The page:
In a move that underscores the growing strategic significance of the Indian Ocean Region, the Indian Navy has officially commissioned INS Jatayu at Minicoy Island, part of the Lakshadweep archipelago. This development, aimed at enhancing India’s maritime security capabilities, comes at a time when tensions between India and the Maldives have escalated, with the Maldives expanding its military ties with China.

Minicoy Island, locally known as Maliku, with deep-rooted historical and cultural connections to the Maldives, is at the center of this geopolitical chessboard. The island residents, sharing linguistic and cultural ties with the Maldivians, view Minicoy as a significant part of their heritage and pre-colonial history. The commissioning of INS Jatayu on this strategically located island has, therefore, drawn keen attention from the Maldives, against the backdrop of strained relations with India.

The establishment of INS Jatayu is seen as a critical step in India’s efforts to secure its maritime interests and enhance operational capabilities in the face of piracy, drug trafficking, and the rise of maritime militancy. This base will serve as a forward operating point for the Indian Navy, bolstering its presence along critical Sea Lines of Communications (SLOCs) and augmenting its role as a primary responder in the region.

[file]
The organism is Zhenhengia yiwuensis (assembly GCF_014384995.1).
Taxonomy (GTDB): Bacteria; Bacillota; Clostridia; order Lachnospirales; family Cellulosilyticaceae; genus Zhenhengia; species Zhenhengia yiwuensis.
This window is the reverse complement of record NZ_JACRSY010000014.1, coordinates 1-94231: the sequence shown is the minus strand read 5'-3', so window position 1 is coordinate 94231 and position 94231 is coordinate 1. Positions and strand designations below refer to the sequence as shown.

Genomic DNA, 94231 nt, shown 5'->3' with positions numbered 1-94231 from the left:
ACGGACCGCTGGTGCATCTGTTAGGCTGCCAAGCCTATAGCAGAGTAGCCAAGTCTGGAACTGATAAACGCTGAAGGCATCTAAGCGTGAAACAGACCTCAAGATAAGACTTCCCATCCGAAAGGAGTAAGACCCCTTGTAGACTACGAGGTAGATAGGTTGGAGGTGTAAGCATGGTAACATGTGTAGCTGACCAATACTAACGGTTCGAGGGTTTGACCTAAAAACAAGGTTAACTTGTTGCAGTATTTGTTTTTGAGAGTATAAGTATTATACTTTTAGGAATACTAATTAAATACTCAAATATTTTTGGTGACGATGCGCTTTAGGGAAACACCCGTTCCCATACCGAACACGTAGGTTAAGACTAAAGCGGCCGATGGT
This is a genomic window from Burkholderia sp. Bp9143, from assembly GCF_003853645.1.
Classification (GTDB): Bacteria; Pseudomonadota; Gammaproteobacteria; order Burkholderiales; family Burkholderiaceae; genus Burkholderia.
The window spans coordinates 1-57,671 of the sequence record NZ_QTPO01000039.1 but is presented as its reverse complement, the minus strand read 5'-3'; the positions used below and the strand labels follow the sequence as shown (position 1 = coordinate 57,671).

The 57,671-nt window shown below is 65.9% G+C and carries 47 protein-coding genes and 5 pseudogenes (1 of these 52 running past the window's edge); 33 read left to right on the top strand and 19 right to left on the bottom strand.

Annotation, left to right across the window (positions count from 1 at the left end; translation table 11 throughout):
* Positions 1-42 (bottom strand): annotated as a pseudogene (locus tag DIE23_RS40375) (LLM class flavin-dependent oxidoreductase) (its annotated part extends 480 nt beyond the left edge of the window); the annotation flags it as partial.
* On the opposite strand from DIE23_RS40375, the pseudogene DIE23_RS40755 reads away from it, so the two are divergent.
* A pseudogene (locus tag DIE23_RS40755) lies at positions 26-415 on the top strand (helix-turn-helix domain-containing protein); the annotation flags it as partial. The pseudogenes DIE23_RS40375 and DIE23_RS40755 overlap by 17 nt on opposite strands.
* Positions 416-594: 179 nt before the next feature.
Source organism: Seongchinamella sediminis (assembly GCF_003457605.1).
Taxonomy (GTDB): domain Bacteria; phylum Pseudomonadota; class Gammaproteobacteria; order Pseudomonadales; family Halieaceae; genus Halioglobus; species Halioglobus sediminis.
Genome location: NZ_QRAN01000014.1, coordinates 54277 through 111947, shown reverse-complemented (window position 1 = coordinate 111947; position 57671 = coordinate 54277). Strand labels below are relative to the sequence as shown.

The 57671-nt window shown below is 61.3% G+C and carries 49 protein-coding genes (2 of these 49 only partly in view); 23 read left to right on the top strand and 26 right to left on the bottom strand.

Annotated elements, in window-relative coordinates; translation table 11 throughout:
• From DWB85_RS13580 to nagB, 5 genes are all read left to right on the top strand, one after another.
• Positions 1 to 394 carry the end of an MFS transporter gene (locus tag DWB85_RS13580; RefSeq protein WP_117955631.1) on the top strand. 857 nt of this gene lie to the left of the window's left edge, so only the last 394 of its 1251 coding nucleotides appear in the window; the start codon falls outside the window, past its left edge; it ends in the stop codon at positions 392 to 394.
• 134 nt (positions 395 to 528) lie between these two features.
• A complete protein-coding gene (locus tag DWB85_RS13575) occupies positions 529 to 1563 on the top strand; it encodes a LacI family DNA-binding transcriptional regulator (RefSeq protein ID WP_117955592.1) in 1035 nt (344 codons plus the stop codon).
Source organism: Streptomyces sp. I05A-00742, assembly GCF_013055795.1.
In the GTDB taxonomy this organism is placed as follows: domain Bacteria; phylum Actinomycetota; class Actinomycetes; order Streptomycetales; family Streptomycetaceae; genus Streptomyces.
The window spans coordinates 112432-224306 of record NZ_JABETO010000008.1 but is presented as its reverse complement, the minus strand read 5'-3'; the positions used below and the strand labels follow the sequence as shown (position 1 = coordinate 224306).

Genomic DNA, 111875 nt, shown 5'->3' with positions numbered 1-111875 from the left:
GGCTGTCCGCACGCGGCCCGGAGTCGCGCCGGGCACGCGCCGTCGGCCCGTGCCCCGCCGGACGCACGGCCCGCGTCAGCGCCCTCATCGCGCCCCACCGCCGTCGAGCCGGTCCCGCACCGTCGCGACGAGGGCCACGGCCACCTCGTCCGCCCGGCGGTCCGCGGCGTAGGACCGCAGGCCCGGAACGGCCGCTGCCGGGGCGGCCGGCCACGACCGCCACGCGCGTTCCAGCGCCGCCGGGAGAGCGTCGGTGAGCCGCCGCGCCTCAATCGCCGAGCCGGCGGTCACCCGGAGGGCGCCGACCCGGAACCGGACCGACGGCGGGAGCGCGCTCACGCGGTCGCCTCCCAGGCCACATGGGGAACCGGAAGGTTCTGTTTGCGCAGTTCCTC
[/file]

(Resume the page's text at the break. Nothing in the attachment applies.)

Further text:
However, from a Maldivian perspective, the commissioning of a significant military base on Minicoy Island by India is not just a matter of regional security but also a poignant reminder of the island’s historical ties to the Maldives. The Maldives views the militarisation of Minicoy with concern, particularly against the backdrop of the current government’s efforts to expand military ties with China. This move is perceived by India as a direct challenge to the Maldives’ apprehensions about the potential for increased military confrontation in the region.

The Maldivian government, under President Mohamed Muizzu, has adopted a ‘balanced foreign policy,’ but it is increasingly perceived as leaning towards China, reflecting a strategic pivot away from India. This shift has intensified the geopolitical rivalry in the Indian Ocean, with Minicoy Island emerging as a critical flashpoint. The commissioning of INS Jatayu is likely to be viewed by Malé as a further consolidation of India’s military posture in proximity to Maldivian waters, at a time when the Maldives seeks to assert its sovereignty and expand its strategic options by engaging with China.

The establishment of INS Jatayu not only enhances India’s maritime security architecture but also adds a new dimension to the strategic calculations of the Maldives, as it maneuvers through the increasingly competitive geopolitical landscape of the Indian Ocean.